Additive Manufacturing (AM) is an appropriate name to describe the technologies that build 3D objects byadding layer-upon-layer of material, whether the material is plastic, metal, concrete or one day…..human tissue.
Common to AM technologies is the use of a computer, 3D modeling software (Computer Aided Design or CAD), machine equipment and layering material. Once a CAD sketch is produced, the AM equipment reads in data from the CAD file and lays downs or adds successive layers of liquid, powder, sheet material or other, in a layer-upon-layer fashion to fabricate a 3D object.
The term AM encompasses many technologies including subsets like 3D Printing, Rapid Prototyping (RP), Direct Digital Manufacturing (DDM), layered manufacturing and additive fabrication.
AM application is limitless. Early use of AM in the form of Rapid Prototyping focused on preproduction visualization models. More recently, AM is being used to fabricate end-use products in aircraft, dental restorations, medical implants, automobiles, and even fashion products.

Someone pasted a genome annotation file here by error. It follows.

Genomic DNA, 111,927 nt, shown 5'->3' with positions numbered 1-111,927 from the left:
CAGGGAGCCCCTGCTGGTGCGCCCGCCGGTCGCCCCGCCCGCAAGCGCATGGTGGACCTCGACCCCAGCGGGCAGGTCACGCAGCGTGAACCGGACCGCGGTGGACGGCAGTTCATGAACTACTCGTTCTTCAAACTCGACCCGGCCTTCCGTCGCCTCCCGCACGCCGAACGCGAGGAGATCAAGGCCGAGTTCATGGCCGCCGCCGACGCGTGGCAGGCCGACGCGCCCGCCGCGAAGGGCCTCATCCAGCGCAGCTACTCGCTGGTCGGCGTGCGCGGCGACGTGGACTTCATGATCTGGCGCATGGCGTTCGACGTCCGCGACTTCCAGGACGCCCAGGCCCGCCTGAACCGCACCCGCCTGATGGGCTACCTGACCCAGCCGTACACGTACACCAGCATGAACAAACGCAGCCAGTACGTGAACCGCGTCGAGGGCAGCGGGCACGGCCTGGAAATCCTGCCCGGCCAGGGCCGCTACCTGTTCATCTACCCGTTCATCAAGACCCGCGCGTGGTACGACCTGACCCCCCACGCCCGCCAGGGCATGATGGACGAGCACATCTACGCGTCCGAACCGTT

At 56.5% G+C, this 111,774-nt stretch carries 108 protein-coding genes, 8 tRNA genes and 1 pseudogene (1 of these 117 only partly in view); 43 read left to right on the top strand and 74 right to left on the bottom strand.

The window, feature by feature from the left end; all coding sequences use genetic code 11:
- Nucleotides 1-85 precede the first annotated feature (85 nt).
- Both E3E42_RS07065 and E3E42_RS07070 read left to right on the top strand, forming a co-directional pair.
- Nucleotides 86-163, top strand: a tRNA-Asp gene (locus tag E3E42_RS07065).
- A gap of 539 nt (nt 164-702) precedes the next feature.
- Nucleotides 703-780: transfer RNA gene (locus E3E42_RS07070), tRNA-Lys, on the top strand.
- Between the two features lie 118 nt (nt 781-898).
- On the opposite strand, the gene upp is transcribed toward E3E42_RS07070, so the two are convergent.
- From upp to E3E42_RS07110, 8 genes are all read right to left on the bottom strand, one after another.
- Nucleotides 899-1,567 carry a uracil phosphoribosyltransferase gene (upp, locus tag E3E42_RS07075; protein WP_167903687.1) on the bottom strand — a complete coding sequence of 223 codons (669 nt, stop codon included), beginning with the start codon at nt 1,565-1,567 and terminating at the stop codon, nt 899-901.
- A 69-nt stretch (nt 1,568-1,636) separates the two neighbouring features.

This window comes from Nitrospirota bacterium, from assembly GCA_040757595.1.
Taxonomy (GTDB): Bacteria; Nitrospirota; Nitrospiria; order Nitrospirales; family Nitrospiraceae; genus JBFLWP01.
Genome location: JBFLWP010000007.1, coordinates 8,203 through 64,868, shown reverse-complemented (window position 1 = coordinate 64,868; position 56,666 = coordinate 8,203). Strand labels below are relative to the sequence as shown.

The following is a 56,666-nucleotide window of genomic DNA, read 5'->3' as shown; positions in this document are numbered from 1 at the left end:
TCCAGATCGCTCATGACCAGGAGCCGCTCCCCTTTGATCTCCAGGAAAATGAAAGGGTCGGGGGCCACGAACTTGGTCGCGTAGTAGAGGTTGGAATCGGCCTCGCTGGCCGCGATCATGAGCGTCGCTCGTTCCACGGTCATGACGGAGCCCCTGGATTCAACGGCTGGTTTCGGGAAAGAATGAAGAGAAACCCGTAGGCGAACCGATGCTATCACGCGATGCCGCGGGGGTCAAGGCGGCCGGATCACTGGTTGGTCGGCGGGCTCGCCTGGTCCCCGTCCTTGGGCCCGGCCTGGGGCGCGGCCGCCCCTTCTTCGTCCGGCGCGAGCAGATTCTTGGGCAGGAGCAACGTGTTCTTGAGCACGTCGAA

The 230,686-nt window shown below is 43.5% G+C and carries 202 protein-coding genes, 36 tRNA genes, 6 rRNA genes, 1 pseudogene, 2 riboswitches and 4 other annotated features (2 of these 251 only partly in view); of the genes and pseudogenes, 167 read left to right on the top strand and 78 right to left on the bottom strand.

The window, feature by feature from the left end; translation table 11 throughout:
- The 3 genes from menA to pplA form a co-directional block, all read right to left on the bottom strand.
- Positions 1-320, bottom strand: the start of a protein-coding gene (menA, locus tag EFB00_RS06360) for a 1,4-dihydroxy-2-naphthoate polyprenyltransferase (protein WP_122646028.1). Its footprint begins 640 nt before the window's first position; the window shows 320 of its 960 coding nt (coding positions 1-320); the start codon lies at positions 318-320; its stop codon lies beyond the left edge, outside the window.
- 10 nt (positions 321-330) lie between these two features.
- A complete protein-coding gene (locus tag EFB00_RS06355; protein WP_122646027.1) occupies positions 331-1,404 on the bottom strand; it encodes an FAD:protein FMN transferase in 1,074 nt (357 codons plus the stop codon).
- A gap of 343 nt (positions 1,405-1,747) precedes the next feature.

While the adding of layer-upon-layer approach is simple, there are many applications of AM technology with degrees of sophistication to meet diverse needs including:
+ a visualization tool in design
+ a means to create highly customized products for consumers and professionals alike
+ as industrial tooling
+ to produce small lots of production parts
+ one day….production of human organs
At MIT, where the technology was invented, projects abound supporting a range of forward-thinking applications from multi-structure concrete to machines that can build machines; while work at Contour Crafting supports structures for people to live and work in.
Some envision AM as a compliment to foundational subtractive manufacturing (removing material like drilling out material) and to lesser degree forming (like forging). Regardless, AM may offer consumers and professionals alike, the accessibility to create, customize and/or repair product, and in the process, redefine current production technology.